SM: "I get that all the time. The comic didn’t come with any evaluation money. It would have been very hard. Are you tracking this for one-year or ten years? I’ve looked at studies and the numbers tend to be incorrect. Coroners report it wrong. Families don’t want it [recorded] as suicide. It can be cultural. I look at it as an icebreaker. Usually with youth the wall goes up. What did you think of that comic? When we first started we came up with a nine-page manuscript. And we tried to get the youth to look at it. Try to get a fifteen-year old to look at a nine-page single-spaced manuscript. So we created a DVD of the storyboard, panning in and out from panel to panel and Steven telling the story. People started asking about the DVD and so we are going to turn it into an animated short. And the kicker is we’re taking the color animated short to a BC First Nation (an Indian reservation) that has a high rate of suicide and the youth are going to redo the dialogue in their native language."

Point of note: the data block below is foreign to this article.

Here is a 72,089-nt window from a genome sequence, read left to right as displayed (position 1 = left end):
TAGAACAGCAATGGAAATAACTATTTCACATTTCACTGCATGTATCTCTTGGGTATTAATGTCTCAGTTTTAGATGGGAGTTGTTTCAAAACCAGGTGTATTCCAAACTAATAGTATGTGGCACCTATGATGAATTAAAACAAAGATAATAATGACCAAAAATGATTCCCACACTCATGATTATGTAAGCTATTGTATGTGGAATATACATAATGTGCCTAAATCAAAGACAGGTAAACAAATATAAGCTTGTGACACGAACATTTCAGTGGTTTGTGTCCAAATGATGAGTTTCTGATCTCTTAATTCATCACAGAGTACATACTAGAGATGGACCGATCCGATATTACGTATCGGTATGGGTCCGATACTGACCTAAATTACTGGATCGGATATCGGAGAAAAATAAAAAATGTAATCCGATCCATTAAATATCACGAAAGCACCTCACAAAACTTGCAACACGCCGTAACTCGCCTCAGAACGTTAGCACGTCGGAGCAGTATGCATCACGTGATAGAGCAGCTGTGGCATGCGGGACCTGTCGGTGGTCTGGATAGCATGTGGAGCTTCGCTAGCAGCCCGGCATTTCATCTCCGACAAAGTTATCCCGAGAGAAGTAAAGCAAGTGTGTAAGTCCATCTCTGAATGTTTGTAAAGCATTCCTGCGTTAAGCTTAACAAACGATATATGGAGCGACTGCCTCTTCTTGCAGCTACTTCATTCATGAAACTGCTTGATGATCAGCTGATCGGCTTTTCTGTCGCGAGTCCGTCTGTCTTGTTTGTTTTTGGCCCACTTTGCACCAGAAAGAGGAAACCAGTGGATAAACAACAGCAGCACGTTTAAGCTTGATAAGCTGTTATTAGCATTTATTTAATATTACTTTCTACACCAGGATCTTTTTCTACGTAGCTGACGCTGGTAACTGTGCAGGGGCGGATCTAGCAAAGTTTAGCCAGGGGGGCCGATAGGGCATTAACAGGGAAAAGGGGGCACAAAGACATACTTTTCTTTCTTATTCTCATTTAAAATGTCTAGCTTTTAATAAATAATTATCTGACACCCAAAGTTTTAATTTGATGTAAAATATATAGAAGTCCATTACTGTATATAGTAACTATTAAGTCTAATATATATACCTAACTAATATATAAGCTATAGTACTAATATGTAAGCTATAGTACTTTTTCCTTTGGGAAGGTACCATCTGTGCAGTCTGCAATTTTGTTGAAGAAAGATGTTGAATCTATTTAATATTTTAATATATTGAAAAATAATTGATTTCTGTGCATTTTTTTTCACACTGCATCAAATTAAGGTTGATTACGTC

SS: "We have two other comics on the way. One is about Diabetes. It’s a serious problem among First Nation people. It was tricky. The other is about staying in school. Also, about myself. I had a younger cousin who wanted to drop out of school. They also want to make a short film (of "Darkness Calls"). It’s terribly stressful. It’s like giving away the baby. It’s hard as an artist. It’s emotional. I want it to be handled to the degree it needs to be. How much control do I want to give away, how much do I want to keep?"